Top 1 Most Ridiculous Comment: There Can Be Only One!
Martial Arts is a subject near and dear to me in recent years. I began training in Krav Maga in 2008, so naturally, I took my skepticism on to the training floor with me in order to filter out any potential crap. Luckily there was not much crap to be found in the Krav Maga studio, and I still enjoy Krav training to this day. However, along the way, as I have met hundreds of other martial artists from many other disciplines, I learned that the “industry” was RIFE with ridiculous ideas. So as they continue to crop up on the internet, I can’t help but spend a little extra time delving in to the ridiculousness of some martial arts claims.
I learned of this week’s most ridiculous comment from a website I check every once in a while, called Weird Asia News. At the top of their page is an article titled: North Korean Soldiers Display Steely Prowess in Martial Arts Training. The article links to a video of some of the soldier’s training exercises, along with an interview from a former captain of the North Korean Special Forces. The Captain has this to say:
“You wrap a tree trunk with ropes, and keep punching it. You throw 5,000 punches day and night — do that for a month, the inside of your fist swells up until you can barely curl your fingers … Then you open a tin can and set it up on a stand. You keep punching the sharp part. When your hand turns into mush with blood and pus, you start punching a pile of salt. Repeat it, and your hands become like a stone.”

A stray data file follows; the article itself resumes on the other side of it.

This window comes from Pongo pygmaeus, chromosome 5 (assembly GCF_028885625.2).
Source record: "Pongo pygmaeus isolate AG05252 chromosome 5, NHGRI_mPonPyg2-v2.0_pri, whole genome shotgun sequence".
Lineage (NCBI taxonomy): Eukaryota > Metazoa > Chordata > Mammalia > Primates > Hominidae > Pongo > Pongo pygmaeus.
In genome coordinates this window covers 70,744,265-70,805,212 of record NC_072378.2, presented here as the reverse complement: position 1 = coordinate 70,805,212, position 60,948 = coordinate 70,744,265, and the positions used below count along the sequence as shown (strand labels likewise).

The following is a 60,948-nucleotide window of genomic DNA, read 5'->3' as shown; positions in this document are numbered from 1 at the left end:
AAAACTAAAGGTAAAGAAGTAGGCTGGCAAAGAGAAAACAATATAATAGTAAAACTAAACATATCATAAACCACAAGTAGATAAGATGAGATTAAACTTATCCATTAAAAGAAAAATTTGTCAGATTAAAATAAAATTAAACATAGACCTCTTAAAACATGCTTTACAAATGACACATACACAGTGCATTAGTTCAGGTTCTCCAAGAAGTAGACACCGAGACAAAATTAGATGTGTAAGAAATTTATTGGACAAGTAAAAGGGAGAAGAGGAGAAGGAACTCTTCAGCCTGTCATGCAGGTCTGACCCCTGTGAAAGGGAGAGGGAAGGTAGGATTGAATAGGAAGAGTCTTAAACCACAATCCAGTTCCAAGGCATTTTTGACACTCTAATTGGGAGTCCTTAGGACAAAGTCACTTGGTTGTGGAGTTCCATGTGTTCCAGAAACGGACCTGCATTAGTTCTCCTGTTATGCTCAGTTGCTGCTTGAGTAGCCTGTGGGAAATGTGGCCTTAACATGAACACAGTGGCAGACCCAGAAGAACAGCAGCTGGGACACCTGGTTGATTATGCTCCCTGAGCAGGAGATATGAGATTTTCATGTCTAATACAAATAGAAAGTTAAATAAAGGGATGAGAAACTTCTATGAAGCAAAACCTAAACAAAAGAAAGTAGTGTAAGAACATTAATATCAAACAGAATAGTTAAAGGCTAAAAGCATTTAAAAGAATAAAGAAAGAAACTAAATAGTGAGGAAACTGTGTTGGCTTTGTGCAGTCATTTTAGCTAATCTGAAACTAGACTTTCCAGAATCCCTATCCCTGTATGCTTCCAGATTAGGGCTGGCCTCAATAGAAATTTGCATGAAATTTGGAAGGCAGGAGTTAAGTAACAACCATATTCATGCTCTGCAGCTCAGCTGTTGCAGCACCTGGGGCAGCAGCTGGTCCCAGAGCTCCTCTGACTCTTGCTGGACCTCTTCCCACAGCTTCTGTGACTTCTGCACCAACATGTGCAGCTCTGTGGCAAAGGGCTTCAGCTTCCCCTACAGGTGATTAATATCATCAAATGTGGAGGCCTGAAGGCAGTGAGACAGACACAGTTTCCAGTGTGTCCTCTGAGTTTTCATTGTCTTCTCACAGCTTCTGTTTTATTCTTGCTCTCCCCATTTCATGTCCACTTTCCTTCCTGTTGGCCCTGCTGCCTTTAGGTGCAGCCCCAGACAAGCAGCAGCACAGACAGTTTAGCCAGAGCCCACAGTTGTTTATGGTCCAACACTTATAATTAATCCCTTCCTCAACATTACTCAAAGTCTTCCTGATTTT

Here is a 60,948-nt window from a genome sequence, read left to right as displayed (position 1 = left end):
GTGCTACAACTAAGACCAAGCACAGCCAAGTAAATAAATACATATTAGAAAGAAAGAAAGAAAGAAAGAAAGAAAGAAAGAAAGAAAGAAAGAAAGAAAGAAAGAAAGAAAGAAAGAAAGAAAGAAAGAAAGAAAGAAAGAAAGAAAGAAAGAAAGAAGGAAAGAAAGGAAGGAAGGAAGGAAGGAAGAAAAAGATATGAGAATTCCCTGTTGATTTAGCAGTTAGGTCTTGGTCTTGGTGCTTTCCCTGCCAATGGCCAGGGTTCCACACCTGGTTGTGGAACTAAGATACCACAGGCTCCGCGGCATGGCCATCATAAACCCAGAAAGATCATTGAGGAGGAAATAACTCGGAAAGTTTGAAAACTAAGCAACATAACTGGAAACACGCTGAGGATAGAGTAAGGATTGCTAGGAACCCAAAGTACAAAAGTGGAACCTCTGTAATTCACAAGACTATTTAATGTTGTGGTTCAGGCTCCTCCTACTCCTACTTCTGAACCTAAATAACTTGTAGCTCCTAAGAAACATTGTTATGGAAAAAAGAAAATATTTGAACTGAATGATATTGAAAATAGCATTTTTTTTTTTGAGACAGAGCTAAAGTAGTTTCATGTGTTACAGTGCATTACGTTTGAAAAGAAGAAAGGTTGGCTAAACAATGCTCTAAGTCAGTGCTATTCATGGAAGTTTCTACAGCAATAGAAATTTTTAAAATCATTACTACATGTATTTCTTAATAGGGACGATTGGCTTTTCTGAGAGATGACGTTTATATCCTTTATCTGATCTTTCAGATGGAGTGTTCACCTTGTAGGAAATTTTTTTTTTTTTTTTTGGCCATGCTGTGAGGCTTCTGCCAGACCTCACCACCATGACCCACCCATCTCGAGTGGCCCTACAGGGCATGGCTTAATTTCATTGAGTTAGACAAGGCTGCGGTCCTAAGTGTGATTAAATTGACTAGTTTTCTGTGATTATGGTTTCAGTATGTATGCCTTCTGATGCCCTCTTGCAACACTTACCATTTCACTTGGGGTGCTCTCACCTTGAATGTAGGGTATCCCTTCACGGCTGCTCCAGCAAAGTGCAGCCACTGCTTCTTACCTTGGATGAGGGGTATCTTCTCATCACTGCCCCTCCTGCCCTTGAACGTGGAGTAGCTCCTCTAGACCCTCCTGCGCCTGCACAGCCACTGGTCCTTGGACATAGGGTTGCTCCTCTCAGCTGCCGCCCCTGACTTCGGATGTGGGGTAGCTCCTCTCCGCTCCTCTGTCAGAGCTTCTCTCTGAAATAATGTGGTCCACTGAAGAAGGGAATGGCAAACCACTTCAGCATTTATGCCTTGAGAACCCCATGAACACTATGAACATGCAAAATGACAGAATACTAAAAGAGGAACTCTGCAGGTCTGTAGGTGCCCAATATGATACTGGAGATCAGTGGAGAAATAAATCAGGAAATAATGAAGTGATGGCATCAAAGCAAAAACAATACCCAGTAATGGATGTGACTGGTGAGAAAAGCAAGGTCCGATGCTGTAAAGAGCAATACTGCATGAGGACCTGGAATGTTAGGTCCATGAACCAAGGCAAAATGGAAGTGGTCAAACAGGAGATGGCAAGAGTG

Trying not to let pedantry overtake the issue at hand (pun intended), I am not going to get bogged down on whether or not the Captain literally means 5000 punches a day. However, the concept of punching a hard object until your fist swells, then mangling your hands with sharp objects, capping it off by compounding the badly wounded appendages in salt is not only hard to stomach, but hard to swallow as anything beneficial to a person, soldier or otherwise.
There are some concepts in martial arts having to do with deliberately injuring parts of the body in order to make those areas “tougher” (microfracturing of bones will make them harder as they heal – this is knows as Wolff’s Law.) But what is being described here by the North Korean Captain goes way beyond reasonable training regiments. While the toughening of the skin by cutting it through abrasions from repetitive punching could be plausible (scar tissue replaces some of the skin which hardens the wounded areas, to a degree), it is not practiced by any mainstream martial arts program. Then punching piles of salt with your wounded fists makes no sense, other than to exacerbate the pain, perhaps increasing the pain threshold of the individual soldier, but this is highly subjective. You are very likely to yield similar results for hand strengthening if you were to perform knuckle push-ups on a regular basis on hard surfaces (wood or concrete.) The act of doing the exercise will build up the muscles in the hands, thereby strengthening the fists. No deliberate cuts or salt in the wounds would be necessary.
If you take 3 minutes to look at the video, you will see the soldiers performing what seem to be amazing feats of power and fortitude (such as breaking rocks with a sledgehammer placed on the stomachs of the soldiers) Perhaps the most “impressive” stunt being performed is that of a soldier taking a fire ax and swinging it at the torso of another soldier, only to see the ax bounce harmlessly off his body. Just how sharp is the blade of that ax anyway? And is the person swinging the ax “pulling his blow” at all? Who really knows.
The point is that while somethings in the video look cool, there is nothing here extraordinary that people haven’t seen before in performances by circus folk back in the days of Barnum’s travelling oddity shows. And whatever you do, severely injuring yourself in the pursuit of your martial arts goals is not a practice that a reputable studio would have you pursue. In the case of the military, these sorts of showcases of talent are just that – showcases. Performances. Acts to please the dictator of North Korea, Kim Jung Un. Nothing more.